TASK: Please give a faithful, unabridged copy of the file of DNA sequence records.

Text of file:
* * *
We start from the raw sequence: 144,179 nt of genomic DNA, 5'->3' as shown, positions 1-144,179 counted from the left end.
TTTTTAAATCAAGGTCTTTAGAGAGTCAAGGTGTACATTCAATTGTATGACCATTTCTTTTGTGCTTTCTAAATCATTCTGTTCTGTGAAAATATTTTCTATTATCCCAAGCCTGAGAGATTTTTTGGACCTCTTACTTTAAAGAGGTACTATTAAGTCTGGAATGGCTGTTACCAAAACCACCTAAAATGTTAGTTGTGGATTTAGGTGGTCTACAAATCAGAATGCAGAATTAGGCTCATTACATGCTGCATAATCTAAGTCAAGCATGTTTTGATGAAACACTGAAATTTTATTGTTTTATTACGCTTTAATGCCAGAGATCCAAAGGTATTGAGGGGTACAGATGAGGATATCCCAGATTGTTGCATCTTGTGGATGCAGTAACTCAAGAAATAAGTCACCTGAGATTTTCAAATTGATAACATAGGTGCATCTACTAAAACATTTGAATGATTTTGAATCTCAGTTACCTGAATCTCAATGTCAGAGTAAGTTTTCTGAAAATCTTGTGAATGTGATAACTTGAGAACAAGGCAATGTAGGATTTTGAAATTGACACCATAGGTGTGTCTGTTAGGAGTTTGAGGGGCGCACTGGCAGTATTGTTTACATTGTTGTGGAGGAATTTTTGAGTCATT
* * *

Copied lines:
We start from the raw sequence: 144,179 nt of genomic DNA, 5'->3' as shown, positions 1-144,179 counted from the left end.
TTTTTAAATCAAGGTCTTTAGAGAGTCAAGGTGTACATTCAATTGTATGACCATTTCTTTTGTGCTTTCTAAATCATTCTGTTCTGTGAAAATATTTTCTATTATCCCAAGCCTGAGAGATTTTTTGGACCTCTTACTTTAAAGAGGTACTATTAAGTCTGGAATGGCTGTTACCAAAACCACCTAAAATGTTAGTTGTGGATTTAGGTGGTCTACAAATCAGAATGCAGAATTAGGCTCATTACATGCTGCATAATCTAAGTCAAGCATGTTTTGATGAAACACTGAAATTTTATTGTTTTATTACGCTTTAATGCCAGAGATCCAAAGGTATTGAGGGGTACAGATGAGGATATCCCAGATTGTTGCATCTTGTGGATGCAGTAACTCAAGAAATAAGTCACCTGAGATTTTCAAATTGATAACATAGGTGCATCTACTAAAACATTTGAATGATTTTGAATCTCAGTTACCTGAATCTCAATGTCAGAGTAAGTTTTCTGAAAATCTTGTGAATGTGATAACTTGAGAACAAGGCAATGTAGGATTTTGAAATTGACACCATAGGTGTGTCTGTTAGGAGTTTGAGGGGCGCACTGGCAGTATTGTTTACATTGTTGTGGAGGAATTTTTGAGTCATT